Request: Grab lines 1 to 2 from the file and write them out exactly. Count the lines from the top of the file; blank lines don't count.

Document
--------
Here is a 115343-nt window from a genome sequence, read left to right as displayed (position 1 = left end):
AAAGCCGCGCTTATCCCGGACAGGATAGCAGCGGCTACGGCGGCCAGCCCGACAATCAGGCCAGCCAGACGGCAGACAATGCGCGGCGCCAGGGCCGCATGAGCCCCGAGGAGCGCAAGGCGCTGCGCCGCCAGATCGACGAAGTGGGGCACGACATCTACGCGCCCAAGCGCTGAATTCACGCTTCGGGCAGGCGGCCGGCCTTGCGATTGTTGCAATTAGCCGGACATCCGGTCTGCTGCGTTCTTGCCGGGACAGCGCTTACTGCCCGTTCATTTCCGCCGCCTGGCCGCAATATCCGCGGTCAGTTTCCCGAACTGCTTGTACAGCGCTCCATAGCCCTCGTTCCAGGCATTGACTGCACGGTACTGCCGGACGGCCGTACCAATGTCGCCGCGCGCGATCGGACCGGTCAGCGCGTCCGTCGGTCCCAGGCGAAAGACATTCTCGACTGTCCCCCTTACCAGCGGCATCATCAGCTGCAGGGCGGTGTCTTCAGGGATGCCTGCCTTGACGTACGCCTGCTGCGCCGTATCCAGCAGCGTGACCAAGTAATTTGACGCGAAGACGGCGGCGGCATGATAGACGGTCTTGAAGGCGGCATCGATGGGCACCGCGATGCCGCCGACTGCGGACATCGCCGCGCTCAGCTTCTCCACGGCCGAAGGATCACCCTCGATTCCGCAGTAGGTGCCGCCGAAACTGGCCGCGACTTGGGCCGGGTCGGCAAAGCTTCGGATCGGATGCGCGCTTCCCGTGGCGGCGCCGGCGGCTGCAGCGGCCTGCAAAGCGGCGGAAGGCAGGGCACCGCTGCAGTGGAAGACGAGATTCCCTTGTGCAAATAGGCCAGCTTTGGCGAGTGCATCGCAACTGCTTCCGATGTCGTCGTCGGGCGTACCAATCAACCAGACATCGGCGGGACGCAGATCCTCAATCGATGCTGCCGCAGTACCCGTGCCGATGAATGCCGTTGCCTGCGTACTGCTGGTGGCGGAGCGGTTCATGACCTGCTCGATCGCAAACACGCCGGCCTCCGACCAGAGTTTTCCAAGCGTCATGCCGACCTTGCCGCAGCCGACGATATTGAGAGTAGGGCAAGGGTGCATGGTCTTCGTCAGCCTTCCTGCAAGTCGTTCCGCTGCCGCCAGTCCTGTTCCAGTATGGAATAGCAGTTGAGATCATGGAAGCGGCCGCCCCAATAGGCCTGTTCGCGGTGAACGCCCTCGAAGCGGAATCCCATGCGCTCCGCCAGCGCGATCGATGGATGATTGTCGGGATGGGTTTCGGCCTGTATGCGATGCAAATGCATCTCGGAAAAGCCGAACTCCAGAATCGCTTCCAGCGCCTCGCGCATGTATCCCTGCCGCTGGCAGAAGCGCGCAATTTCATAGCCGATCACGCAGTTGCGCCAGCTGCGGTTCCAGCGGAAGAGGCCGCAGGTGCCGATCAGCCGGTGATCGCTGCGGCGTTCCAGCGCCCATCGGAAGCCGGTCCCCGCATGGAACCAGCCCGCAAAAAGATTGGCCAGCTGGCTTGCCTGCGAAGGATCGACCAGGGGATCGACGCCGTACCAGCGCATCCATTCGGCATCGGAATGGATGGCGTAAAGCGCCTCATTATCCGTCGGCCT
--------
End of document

Here is a 115343-nt window from a genome sequence, read left to right as displayed (position 1 = left end):
AAAGCCGCGCTTATCCCGGACAGGATAGCAGCGGCTACGGCGGCCAGCCCGACAATCAGGCCAGCCAGACGGCAGACAATGCGCGGCGCCAGGGCCGCATGAGCCCCGAGGAGCGCAAGGCGCTGCGCCGCCAGATCGACGAAGTGGGGCACGACATCTACGCGCCCAAGCGCTGAATTCACGCTTCGGGCAGGCGGCCGGCCTTGCGATTGTTGCAATTAGCCGGACATCCGGTCTGCTGCGTTCTTGCCGGGACAGCGCTTACTGCCCGTTCATTTCCGCCGCCTGGCCGCAATATCCGCGGTCAGTTTCCCGAACTGCTTGTACAGCGCTCCATAGCCCTCGTTCCAGGCATTGACTGCACGGTACTGCCGGACGGCCGTACCAATGTCGCCGCGCGCGATCGGACCGGTCAGCGCGTCCGTCGGTCCCAGGCGAAAGACATTCTCGACTGTCCCCCTTACCAGCGGCATCATCAGCTGCAGGGCGGTGTCTTCAGGGATGCCTGCCTTGACGTACGCCTGCTGCGCCGTATCCAGCAGCGTGACCAAGTAATTTGACGCGAAGACGGCGGCGGCATGATAGACGGTCTTGAAGGCGGCATCGATGGGCACCGCGATGCCGCCGACTGCGGACATCGCCGCGCTCAGCTTCTCCACGGCCGAAGGATCACCCTCGATTCCGCAGTAGGTGCCGCCGAAACTGGCCGCGACTTGGGCCGGGTCGGCAAAGCTTCGGATCGGATGCGCGCTTCCCGTGGCGGCGCCGGCGGCTGCAGCGGCCTGCAAAGCGGCGGAAGGCAGGGCACCGCTGCAGTGGAAGACGAGATTCCCTTGTGCAAATAGGCCAGCTTTGGCGAGTGCATCGCAACTGCTTCCGATGTCGTCGTCGGGCGTACCAATCAACCAGACATCGGCGGGACGCAGATCCTCAATCGATGCTGCCGCAGTACCCGTGCCGATGAATGCCGTTGCCTGCGTACTGCTGGTGGCGGAGCGGTTCATGACCTGCTCGATCGCAAACACGCCGGCCTCCGACCAGAGTTTTCCAAGCGTCATGCCGACCTTGCCGCAGCCGACGATATTGAGAGTAGGGCAAGGGTGCATGGTCTTCGTCAGCCTTCCTGCAAGTCGTTCCGCTGCCGCCAGTCCTGTTCCAGTATGGAATAGCAGTTGAGATCATGGAAGCGGCCGCCCCAATAGGCCTGTTCGCGGTGAACGCCCTCGAAGCGGAATCCCATGCGCTCCGCCAGCGCGATCGATGGATGATTGTCGGGATGGGTTTCGGCCTGTATGCGATGCAAATGCATCTCGGAAAAGCCGAACTCCAGAATCGCTTCCAGCGCCTCGCGCATGTATCCCTGCCGCTGGCAGAAGCGCGCAATTTCATAGCCGATCACGCAGTTGCGCCAGCTGCGGTTCCAGCGGAAGAGGCCGCAGGTGCCGATCAGCCGGTGATCGCTGCGGCGTTCCAGCGCCCATCGGAAGCCGGTCCCCGCATGGAACCAGCCCGCAAAAAGATTGGCCAGCTGGCTTGCCTGCGAAGGATCGACCAGGGGATCGACGCCGTACCAGCGCATCCATTCGGCATCGGAATGGATGGCGTAAAGCGCCTCATTATCCGTCGGCCT